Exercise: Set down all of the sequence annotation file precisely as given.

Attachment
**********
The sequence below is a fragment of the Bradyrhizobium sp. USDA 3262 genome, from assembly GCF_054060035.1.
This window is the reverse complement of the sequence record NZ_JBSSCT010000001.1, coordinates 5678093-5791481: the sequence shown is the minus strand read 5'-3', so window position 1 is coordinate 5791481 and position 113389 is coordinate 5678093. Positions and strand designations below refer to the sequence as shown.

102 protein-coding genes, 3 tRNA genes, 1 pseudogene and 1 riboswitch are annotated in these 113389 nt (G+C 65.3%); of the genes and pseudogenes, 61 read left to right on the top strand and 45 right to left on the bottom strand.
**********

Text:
The sequence below is a fragment of the Bradyrhizobium sp. USDA 3262 genome, from assembly GCF_054060035.1.
This window is the reverse complement of the sequence record NZ_JBSSCT010000001.1, coordinates 5678093-5791481: the sequence shown is the minus strand read 5'-3', so window position 1 is coordinate 5791481 and position 113389 is coordinate 5678093. Positions and strand designations below refer to the sequence as shown.

102 protein-coding genes, 3 tRNA genes, 1 pseudogene and 1 riboswitch are annotated in these 113389 nt (G+C 65.3%); of the genes and pseudogenes, 61 read left to right on the top strand and 45 right to left on the bottom strand.